What if you could cut through all the fluff and noise that pass through your mind each day?
Imagine being able to hone in on only your truest desires and motivations.
Then imagine seeing a whole season’s worth of those most accurate aspects (of you) all connect like puzzle pieces to reveal a clearer, far more expansive picture of where you’re really at in life.
That’s the basic theory behind my Facing Addiction story.
I’m now going to take a look a typical week’s worth of my own high thoughts.
This isn’t something I’d planned on in advance, so what I’m about to share is just whatever happened to occur to me that week.
So, one Monday night two years ago, I got really, really high.
After gliding to the restroom, I peered up at the mirror and felt oddly compelled to write:
“Dude, you’re so far from where you think you are.”
Next I paced back to where my laptop was and closed my eyes.
My mind became a rich jumble of mechanical colors and quickly shifting formulations of the peaceful darkness all around.
I was struck by the fact that I had no pressing thoughts to write down.
The unusual lack of compulsion to do anything but rest in the experience was wonderfully calming.
About an hour later, I smoked some more, and wrote:
Out of habit, I responded to my own concern by scribbling out a throwaway plan about when I thought the best, most balanced times to get high would be.
The next night, Tuesday, I got high again and wrote:
“It’s already working.
“I’m not smoking as much during the day anymore because I’ve been working on this story at night.
“Now I need to start using less than every single night.
“I think that’s the thing: It’s not about trying to force myself to stop for any period of time, but just to get used to using only as needed.
“But how much is needed?
“Do I know?”
I got high again the next night, Wednesday, and my thoughts seemed to continue on from right where they’d left off.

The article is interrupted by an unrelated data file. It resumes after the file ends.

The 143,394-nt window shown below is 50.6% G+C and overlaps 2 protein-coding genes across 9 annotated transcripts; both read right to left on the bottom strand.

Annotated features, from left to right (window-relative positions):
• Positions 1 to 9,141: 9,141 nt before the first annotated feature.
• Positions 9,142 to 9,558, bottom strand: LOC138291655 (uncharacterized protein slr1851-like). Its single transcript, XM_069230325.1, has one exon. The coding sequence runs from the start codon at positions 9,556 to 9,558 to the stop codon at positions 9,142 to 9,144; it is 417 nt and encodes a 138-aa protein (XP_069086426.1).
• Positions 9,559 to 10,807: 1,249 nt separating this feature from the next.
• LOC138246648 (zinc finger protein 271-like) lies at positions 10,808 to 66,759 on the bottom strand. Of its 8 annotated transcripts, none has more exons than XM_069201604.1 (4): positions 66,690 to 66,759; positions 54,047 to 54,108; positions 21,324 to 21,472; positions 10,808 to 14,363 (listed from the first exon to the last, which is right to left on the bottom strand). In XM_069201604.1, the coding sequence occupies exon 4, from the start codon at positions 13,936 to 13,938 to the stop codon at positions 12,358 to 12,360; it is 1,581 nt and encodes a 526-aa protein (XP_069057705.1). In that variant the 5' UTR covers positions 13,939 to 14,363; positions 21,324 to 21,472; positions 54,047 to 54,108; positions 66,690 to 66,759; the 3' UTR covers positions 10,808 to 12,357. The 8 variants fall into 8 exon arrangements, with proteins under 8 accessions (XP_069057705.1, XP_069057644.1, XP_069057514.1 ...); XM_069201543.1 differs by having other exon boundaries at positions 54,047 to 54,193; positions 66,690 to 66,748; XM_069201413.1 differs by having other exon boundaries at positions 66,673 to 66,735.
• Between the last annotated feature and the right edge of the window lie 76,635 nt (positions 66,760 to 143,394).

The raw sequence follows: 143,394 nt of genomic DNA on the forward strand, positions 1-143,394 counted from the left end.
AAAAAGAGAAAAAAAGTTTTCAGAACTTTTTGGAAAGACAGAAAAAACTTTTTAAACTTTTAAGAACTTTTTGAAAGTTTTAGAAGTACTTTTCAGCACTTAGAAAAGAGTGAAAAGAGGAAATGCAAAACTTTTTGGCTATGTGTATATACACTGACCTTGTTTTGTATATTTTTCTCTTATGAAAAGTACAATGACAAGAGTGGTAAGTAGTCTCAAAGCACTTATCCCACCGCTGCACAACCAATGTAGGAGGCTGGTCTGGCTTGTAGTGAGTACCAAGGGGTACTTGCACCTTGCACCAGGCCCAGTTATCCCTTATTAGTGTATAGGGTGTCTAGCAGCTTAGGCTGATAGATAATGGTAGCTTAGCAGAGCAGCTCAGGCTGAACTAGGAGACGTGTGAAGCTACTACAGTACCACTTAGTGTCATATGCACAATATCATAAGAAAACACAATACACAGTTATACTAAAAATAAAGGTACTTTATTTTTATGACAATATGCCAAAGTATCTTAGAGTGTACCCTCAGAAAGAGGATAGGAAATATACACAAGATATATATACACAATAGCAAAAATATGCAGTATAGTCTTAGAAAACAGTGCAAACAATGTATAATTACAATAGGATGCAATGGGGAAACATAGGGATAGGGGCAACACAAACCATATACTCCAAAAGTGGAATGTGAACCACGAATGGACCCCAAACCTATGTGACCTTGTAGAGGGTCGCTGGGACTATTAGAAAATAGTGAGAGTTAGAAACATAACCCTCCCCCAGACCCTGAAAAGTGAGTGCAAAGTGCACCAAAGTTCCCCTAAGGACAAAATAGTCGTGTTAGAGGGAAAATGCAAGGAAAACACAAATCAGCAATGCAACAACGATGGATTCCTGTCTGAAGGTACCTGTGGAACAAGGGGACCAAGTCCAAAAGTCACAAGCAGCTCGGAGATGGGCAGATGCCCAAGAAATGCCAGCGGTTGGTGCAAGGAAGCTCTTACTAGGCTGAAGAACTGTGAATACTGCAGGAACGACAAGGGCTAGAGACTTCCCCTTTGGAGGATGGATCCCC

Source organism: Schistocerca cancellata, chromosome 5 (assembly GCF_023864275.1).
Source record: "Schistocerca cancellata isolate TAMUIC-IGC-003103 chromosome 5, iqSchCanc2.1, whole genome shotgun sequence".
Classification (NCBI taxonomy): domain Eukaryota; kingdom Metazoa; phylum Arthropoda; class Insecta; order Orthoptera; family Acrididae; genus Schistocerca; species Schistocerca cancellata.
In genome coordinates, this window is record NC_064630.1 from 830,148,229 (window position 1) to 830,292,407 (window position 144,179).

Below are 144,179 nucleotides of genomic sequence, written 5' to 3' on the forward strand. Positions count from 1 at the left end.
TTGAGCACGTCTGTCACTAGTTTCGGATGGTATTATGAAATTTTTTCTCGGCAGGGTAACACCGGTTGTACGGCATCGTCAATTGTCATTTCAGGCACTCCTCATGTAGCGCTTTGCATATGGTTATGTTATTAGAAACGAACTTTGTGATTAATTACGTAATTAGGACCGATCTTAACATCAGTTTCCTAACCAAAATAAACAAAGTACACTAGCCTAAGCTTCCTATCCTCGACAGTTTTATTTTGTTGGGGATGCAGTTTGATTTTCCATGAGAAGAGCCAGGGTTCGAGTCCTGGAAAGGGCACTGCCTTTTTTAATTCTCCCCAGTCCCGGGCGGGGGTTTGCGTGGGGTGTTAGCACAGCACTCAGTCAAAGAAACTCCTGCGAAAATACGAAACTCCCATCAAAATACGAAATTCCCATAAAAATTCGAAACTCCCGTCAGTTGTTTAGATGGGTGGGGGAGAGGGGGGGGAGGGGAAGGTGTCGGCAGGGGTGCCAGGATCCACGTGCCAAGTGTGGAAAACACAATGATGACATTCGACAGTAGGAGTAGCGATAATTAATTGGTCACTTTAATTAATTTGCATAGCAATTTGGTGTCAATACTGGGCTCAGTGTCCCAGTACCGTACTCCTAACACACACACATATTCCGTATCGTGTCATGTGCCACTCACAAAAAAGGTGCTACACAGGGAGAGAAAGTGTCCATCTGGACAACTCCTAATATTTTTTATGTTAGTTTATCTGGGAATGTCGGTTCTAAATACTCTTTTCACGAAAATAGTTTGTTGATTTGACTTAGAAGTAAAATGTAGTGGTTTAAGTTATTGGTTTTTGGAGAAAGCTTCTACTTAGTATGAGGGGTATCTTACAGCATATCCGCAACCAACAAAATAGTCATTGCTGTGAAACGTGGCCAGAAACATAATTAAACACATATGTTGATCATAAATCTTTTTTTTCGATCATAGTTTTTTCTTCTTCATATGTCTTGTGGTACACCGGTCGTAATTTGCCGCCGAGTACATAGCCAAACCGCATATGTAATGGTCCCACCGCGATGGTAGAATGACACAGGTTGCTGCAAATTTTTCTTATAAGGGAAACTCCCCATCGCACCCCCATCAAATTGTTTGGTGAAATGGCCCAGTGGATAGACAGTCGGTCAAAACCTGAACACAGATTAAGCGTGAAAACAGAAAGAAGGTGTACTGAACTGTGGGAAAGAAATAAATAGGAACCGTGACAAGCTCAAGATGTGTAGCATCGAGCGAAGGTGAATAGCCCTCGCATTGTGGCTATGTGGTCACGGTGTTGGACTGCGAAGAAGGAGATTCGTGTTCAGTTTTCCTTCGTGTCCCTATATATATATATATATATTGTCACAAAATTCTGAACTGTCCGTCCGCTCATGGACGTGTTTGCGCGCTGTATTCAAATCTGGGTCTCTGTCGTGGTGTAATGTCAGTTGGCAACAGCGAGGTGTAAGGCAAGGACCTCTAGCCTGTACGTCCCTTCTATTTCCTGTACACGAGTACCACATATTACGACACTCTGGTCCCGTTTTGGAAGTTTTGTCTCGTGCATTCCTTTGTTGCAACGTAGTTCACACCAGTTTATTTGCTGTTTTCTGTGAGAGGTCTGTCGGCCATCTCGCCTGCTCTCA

“Making a goal public solidifies it, but how do I know what the goal is?
“Does it come from intuition, or should I use what’s naturally worked for me before?”
I wrote this the next day, Thursday (again, while high):
“I’d like to take some time off from weed.
“I need time to work on putting all my high thoughts together for this story.”
The day after that, Friday, I got high again, and wrote:
“Maybe it’s best to keep the thoughts I write down as simple as possible—not to add to them or embellish, but just to write whatever’s actually occurred to me.”
So, here’s a basic summary of what I got from that random five days’ worth of high thoughts about my own addiction: “I have a long way to go to find the balance I’m looking for; I want to share my experience in the simplest ways possible; my goal is to catch up to myself—to be able to share my experience as it actually happens; reaching that goal will be evidence of the balance I’m looking for; preparing to go public has already naturally enabled me to reduce how much and how often I use.”
The underlying message to myself was: It’s happening; keep going.
Expect the details of your experience, how you record and share it, and how your intuitions and desires tie to your dreams and goals, to be entirely unique to you.
Gaining a fuller picture of what you want provides motivation and direction as you’re made more and more aware of how you’re currently being held back.
Tomorrow: The immaturities at the root of my addictive behaviors cause me to act dumber than I actually am.